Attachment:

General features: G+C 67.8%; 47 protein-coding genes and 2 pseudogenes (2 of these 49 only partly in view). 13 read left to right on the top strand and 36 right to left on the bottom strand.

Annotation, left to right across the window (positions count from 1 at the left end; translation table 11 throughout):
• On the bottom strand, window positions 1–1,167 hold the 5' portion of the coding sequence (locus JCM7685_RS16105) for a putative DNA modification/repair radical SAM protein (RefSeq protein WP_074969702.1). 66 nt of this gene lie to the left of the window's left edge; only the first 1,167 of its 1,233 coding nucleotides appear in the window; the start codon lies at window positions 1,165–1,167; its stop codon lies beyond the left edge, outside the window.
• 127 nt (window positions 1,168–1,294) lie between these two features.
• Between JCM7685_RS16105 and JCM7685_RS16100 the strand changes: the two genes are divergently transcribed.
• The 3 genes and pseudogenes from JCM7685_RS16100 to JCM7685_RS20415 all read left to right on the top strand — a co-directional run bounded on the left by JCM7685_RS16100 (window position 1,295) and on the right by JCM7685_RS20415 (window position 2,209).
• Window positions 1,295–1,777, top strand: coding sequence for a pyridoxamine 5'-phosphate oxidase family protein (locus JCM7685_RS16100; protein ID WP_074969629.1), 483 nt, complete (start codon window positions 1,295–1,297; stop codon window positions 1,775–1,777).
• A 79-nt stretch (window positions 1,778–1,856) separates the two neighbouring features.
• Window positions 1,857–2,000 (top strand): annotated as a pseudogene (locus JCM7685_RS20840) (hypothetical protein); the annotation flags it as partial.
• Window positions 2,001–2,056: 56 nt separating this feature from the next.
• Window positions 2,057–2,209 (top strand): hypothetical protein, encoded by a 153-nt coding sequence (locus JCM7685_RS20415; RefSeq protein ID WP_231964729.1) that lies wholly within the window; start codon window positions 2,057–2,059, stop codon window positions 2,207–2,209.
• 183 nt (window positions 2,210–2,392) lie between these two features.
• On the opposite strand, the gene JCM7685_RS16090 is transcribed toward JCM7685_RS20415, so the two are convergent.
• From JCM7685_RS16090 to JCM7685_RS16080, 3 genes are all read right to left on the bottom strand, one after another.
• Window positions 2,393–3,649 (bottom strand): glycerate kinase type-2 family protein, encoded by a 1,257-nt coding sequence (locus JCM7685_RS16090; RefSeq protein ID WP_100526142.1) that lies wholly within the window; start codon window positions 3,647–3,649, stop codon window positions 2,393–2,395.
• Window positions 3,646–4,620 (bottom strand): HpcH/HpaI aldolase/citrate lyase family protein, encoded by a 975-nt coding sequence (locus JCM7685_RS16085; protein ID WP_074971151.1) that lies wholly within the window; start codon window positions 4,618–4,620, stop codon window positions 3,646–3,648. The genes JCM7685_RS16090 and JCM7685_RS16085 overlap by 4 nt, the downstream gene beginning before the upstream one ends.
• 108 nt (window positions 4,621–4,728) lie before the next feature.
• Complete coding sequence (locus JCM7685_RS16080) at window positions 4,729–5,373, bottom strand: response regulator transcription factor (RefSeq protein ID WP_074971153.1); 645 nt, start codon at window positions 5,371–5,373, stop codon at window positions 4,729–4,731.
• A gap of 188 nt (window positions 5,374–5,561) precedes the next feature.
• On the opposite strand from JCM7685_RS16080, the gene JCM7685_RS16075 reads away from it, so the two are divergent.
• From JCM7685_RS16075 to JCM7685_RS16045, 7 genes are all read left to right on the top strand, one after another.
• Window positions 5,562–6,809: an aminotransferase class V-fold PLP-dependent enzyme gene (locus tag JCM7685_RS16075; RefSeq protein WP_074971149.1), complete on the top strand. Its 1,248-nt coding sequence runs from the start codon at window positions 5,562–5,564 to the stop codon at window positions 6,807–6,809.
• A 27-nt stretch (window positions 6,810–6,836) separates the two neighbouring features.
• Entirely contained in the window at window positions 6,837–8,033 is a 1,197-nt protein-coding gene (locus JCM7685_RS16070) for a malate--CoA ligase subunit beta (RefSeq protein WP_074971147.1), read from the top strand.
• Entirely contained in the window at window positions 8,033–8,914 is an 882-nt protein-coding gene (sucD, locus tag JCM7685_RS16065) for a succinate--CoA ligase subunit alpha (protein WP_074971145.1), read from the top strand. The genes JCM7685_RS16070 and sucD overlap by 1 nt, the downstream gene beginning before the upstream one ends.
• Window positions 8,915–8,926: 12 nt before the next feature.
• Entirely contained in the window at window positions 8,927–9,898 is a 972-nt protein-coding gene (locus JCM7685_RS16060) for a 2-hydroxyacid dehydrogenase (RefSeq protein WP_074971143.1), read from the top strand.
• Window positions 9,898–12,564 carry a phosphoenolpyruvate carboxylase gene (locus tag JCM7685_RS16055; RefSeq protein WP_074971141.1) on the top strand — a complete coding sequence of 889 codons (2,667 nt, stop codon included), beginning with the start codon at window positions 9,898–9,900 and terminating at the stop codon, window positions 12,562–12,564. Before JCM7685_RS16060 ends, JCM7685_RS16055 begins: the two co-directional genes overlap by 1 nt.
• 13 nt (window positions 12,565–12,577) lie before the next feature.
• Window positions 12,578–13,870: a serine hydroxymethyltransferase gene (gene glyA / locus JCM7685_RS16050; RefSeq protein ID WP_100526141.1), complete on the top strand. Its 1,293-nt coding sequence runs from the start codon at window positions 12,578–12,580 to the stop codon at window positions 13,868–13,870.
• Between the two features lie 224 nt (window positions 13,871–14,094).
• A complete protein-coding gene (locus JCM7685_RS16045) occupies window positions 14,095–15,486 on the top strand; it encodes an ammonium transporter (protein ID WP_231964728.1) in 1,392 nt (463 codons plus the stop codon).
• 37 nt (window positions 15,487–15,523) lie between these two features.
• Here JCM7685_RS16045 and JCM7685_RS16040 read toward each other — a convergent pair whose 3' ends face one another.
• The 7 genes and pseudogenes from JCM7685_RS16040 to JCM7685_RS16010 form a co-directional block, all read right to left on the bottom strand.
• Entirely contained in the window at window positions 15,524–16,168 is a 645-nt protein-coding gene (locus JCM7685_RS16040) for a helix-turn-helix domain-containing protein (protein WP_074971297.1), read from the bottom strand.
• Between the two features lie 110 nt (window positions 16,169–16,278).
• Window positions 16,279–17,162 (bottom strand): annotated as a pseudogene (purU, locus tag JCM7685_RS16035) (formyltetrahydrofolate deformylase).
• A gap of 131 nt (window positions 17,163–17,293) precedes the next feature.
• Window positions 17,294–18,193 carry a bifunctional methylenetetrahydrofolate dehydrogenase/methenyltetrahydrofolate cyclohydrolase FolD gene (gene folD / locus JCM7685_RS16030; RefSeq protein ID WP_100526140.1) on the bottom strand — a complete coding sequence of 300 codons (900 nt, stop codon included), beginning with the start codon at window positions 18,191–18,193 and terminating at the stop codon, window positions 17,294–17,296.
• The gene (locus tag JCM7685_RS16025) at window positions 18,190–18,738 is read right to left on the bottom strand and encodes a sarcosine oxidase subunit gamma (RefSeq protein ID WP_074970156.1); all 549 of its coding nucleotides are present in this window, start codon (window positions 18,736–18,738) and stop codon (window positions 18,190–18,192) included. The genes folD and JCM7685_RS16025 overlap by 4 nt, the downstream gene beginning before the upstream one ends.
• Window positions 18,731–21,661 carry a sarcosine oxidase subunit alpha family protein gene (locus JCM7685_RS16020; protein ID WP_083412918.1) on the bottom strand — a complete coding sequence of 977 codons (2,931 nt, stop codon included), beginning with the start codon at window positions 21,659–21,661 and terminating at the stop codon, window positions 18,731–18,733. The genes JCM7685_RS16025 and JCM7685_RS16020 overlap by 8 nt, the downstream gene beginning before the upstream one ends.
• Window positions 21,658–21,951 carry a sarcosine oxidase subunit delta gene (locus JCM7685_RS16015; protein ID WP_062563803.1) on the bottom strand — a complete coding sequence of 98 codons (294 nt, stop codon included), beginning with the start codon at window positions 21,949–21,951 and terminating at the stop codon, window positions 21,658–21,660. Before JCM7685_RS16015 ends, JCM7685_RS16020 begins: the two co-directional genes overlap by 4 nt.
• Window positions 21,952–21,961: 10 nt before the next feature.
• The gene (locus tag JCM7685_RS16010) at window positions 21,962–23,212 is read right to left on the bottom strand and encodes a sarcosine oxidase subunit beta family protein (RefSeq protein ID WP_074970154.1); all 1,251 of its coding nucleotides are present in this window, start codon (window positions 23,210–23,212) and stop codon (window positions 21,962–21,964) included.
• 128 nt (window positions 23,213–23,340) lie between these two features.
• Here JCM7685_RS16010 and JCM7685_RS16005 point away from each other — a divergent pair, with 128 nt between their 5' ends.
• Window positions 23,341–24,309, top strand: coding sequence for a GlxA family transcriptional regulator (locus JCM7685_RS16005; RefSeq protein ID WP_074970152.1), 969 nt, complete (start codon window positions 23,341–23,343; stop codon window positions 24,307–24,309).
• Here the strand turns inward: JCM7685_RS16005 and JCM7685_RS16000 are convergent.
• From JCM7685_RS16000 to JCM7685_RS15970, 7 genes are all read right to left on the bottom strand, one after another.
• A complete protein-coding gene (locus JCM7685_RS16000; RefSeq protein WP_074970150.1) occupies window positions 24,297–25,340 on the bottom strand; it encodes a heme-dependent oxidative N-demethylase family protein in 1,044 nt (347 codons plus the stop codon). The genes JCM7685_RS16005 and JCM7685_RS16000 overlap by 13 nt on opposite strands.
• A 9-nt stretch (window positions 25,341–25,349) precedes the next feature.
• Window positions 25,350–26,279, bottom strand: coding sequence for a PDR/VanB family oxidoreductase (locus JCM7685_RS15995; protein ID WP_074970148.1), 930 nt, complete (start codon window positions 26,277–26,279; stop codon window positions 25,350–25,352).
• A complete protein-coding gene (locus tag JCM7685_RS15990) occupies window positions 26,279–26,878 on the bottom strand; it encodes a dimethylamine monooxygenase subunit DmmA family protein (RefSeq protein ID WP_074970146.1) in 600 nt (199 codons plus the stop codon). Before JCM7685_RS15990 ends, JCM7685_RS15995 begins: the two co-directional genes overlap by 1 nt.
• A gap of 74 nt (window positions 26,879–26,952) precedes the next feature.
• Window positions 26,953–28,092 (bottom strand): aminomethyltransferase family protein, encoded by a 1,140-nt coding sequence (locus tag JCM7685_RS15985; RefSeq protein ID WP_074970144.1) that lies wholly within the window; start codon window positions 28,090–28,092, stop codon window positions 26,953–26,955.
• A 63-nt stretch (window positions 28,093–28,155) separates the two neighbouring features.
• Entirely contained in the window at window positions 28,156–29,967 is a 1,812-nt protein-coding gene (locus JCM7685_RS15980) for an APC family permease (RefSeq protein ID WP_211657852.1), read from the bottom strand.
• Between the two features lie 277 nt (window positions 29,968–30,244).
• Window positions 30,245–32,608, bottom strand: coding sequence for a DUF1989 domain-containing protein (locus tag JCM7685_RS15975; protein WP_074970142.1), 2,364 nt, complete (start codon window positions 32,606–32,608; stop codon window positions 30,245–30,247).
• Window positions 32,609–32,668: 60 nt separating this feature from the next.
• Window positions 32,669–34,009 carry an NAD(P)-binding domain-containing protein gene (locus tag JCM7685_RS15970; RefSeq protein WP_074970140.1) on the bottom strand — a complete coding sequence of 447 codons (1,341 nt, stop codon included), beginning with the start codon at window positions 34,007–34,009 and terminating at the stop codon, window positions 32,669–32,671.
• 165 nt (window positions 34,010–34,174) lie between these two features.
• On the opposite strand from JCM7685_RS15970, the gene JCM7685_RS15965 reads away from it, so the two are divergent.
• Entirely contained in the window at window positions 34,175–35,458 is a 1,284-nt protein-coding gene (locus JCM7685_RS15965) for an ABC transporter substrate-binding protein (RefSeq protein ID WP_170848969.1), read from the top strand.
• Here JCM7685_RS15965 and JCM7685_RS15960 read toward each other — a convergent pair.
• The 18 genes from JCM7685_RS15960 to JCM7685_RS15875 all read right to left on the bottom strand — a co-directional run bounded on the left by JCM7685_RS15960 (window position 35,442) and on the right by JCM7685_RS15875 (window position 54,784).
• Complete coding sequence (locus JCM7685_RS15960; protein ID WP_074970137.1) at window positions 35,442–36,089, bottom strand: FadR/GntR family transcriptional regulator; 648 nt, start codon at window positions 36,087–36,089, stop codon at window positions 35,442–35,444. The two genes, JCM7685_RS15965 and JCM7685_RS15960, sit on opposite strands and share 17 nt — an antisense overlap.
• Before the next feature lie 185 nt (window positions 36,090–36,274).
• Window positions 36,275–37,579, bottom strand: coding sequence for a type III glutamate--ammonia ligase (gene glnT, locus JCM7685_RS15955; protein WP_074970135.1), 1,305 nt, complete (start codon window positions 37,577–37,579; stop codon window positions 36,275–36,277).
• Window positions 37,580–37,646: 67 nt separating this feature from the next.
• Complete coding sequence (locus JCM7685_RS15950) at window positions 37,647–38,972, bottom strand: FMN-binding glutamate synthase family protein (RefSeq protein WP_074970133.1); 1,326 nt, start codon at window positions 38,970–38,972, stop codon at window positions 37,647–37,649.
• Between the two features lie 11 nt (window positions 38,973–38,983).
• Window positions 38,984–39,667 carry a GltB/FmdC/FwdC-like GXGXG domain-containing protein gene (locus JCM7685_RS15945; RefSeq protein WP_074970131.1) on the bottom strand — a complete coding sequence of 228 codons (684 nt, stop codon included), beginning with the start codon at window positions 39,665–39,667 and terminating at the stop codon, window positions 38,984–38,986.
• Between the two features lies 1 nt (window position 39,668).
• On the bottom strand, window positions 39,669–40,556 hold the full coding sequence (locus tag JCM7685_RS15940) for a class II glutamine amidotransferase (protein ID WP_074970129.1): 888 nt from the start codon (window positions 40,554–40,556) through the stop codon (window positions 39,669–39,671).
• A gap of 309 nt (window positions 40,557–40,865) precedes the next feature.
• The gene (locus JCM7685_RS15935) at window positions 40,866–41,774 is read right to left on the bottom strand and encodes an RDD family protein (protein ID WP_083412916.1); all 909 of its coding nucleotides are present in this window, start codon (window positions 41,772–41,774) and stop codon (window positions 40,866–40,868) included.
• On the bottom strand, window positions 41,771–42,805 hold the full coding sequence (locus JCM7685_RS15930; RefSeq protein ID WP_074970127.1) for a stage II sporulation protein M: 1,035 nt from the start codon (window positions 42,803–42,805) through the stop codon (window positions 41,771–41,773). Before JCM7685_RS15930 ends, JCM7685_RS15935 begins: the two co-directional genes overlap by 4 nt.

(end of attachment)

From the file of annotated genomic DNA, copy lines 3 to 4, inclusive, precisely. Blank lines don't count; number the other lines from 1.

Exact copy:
• On the bottom strand, window positions 1–1,167 hold the 5' portion of the coding sequence (locus JCM7685_RS16105) for a putative DNA modification/repair radical SAM protein (RefSeq protein WP_074969702.1). 66 nt of this gene lie to the left of the window's left edge; only the first 1,167 of its 1,233 coding nucleotides appear in the window; the start codon lies at window positions 1,165–1,167; its stop codon lies beyond the left edge, outside the window.
• 127 nt (window positions 1,168–1,294) lie between these two features.